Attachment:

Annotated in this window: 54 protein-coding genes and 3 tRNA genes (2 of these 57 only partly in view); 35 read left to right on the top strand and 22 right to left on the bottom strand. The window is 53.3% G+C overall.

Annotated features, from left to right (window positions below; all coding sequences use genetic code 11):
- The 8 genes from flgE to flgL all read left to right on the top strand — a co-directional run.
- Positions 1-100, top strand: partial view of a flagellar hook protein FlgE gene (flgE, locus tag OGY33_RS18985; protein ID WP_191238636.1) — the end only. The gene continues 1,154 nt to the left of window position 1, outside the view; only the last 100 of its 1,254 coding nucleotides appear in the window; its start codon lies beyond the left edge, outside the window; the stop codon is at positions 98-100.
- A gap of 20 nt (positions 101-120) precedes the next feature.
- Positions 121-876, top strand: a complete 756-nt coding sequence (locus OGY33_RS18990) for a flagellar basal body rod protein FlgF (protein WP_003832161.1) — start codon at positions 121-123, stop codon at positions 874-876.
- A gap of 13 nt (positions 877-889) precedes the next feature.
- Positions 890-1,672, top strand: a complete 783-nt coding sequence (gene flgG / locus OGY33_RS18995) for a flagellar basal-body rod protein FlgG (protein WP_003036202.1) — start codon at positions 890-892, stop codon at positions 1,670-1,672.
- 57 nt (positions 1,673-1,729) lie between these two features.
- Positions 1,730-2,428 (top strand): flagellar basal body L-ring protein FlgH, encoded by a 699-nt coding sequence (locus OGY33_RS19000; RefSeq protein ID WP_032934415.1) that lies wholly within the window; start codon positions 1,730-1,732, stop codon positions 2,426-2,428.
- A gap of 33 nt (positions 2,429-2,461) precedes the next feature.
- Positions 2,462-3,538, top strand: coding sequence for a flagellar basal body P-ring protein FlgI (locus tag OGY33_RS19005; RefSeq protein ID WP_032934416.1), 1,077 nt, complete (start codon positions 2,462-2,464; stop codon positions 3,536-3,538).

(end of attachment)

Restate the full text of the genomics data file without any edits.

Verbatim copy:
Annotated in this window: 54 protein-coding genes and 3 tRNA genes (2 of these 57 only partly in view); 35 read left to right on the top strand and 22 right to left on the bottom strand. The window is 53.3% G+C overall.

Annotated features, from left to right (window positions below; all coding sequences use genetic code 11):
- The 8 genes from flgE to flgL all read left to right on the top strand — a co-directional run.
- Positions 1-100, top strand: partial view of a flagellar hook protein FlgE gene (flgE, locus tag OGY33_RS18985; protein ID WP_191238636.1) — the end only. The gene continues 1,154 nt to the left of window position 1, outside the view; only the last 100 of its 1,254 coding nucleotides appear in the window; its start codon lies beyond the left edge, outside the window; the stop codon is at positions 98-100.
- A gap of 20 nt (positions 101-120) precedes the next feature.
- Positions 121-876, top strand: a complete 756-nt coding sequence (locus OGY33_RS18990) for a flagellar basal body rod protein FlgF (protein WP_003832161.1) — start codon at positions 121-123, stop codon at positions 874-876.
- A gap of 13 nt (positions 877-889) precedes the next feature.
- Positions 890-1,672, top strand: a complete 783-nt coding sequence (gene flgG / locus OGY33_RS18995) for a flagellar basal-body rod protein FlgG (protein WP_003036202.1) — start codon at positions 890-892, stop codon at positions 1,670-1,672.
- 57 nt (positions 1,673-1,729) lie between these two features.
- Positions 1,730-2,428 (top strand): flagellar basal body L-ring protein FlgH, encoded by a 699-nt coding sequence (locus OGY33_RS19000; RefSeq protein ID WP_032934415.1) that lies wholly within the window; start codon positions 1,730-1,732, stop codon positions 2,426-2,428.
- A gap of 33 nt (positions 2,429-2,461) precedes the next feature.
- Positions 2,462-3,538, top strand: coding sequence for a flagellar basal body P-ring protein FlgI (locus tag OGY33_RS19005; RefSeq protein ID WP_032934416.1), 1,077 nt, complete (start codon positions 2,462-2,464; stop codon positions 3,536-3,538).